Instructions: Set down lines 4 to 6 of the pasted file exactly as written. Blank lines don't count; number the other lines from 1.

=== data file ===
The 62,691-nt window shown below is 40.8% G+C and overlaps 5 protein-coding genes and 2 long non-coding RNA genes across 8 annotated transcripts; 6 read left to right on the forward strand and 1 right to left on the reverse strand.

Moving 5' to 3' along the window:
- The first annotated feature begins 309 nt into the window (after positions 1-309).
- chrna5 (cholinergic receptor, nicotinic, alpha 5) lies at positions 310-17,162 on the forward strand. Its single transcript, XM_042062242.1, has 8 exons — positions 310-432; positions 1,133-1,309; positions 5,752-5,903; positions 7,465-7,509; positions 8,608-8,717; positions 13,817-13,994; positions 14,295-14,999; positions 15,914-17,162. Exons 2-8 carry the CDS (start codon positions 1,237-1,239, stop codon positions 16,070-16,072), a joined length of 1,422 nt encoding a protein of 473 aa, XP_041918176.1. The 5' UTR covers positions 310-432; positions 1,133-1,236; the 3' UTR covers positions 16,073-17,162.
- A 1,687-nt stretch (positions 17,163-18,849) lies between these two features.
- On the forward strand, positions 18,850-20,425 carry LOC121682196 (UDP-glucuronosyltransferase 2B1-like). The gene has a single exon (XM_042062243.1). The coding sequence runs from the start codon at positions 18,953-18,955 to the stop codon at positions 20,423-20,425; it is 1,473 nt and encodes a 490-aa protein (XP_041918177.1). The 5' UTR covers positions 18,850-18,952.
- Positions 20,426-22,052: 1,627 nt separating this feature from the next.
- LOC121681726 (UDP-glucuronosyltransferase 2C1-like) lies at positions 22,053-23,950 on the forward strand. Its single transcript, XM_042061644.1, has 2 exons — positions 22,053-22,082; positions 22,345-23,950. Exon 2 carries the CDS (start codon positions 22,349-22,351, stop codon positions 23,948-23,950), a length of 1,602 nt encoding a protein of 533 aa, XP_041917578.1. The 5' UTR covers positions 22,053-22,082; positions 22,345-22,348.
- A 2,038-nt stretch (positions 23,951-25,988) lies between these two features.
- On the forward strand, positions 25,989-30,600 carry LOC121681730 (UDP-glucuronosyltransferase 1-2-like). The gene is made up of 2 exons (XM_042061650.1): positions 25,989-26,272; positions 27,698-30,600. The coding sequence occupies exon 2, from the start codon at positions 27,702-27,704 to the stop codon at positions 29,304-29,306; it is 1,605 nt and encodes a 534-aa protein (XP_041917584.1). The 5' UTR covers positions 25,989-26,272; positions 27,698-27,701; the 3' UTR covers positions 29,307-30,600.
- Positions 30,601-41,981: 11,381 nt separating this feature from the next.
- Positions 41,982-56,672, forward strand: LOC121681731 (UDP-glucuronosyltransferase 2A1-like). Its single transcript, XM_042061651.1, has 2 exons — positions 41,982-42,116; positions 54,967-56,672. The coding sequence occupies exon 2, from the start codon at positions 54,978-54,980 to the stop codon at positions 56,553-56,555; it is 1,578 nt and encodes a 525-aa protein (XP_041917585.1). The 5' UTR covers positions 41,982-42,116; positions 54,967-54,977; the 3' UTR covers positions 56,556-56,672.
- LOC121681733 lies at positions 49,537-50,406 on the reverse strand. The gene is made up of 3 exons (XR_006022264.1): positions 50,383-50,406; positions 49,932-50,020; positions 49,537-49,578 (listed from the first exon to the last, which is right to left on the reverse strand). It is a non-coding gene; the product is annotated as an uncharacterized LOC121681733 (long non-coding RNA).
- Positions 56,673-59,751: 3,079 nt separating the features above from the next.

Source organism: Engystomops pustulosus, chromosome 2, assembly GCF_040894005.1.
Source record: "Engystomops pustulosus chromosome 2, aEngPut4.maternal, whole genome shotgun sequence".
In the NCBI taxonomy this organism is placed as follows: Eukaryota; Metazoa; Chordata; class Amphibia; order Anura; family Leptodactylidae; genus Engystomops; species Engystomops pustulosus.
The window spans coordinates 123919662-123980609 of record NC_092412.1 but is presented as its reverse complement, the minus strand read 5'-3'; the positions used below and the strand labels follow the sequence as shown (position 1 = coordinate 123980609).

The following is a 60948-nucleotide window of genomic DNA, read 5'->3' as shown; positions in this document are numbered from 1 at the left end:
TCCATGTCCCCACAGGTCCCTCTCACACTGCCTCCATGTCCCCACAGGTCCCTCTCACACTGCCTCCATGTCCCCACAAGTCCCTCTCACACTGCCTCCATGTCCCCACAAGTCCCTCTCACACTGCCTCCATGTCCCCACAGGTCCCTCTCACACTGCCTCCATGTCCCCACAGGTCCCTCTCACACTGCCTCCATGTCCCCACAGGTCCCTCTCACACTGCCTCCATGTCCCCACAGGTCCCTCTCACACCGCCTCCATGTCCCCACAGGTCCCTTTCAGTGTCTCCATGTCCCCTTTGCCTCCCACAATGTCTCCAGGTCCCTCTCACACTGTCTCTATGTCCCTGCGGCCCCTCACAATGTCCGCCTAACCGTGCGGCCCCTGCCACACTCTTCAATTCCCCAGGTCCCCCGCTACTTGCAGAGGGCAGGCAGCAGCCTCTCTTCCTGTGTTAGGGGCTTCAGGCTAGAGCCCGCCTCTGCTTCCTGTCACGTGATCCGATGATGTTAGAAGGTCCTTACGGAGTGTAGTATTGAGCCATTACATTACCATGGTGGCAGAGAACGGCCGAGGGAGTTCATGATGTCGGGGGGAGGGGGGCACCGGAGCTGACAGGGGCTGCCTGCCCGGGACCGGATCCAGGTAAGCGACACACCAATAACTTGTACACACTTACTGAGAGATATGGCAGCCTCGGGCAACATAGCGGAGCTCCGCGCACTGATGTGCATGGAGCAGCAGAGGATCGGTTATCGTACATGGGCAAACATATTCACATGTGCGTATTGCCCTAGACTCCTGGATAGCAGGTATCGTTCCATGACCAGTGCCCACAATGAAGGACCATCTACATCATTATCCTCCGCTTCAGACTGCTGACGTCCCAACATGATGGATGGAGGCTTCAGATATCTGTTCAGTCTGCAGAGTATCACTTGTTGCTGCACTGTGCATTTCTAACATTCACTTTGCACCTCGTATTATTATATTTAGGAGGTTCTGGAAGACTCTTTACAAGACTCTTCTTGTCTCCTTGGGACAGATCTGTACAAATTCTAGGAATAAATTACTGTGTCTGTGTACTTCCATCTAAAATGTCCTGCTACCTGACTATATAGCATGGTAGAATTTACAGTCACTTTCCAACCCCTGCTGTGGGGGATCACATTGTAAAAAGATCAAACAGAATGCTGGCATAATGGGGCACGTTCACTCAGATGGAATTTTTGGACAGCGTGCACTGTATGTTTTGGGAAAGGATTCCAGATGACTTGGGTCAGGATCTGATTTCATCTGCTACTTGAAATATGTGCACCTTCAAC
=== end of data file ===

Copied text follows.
- chrna5 (cholinergic receptor, nicotinic, alpha 5) lies at positions 310-17,162 on the forward strand. Its single transcript, XM_042062242.1, has 8 exons — positions 310-432; positions 1,133-1,309; positions 5,752-5,903; positions 7,465-7,509; positions 8,608-8,717; positions 13,817-13,994; positions 14,295-14,999; positions 15,914-17,162. Exons 2-8 carry the CDS (start codon positions 1,237-1,239, stop codon positions 16,070-16,072), a joined length of 1,422 nt encoding a protein of 473 aa, XP_041918176.1. The 5' UTR covers positions 310-432; positions 1,133-1,236; the 3' UTR covers positions 16,073-17,162.
- A 1,687-nt stretch (positions 17,163-18,849) lies between these two features.
- On the forward strand, positions 18,850-20,425 carry LOC121682196 (UDP-glucuronosyltransferase 2B1-like). The gene has a single exon (XM_042062243.1). The coding sequence runs from the start codon at positions 18,953-18,955 to the stop codon at positions 20,423-20,425; it is 1,473 nt and encodes a 490-aa protein (XP_041918177.1). The 5' UTR covers positions 18,850-18,952.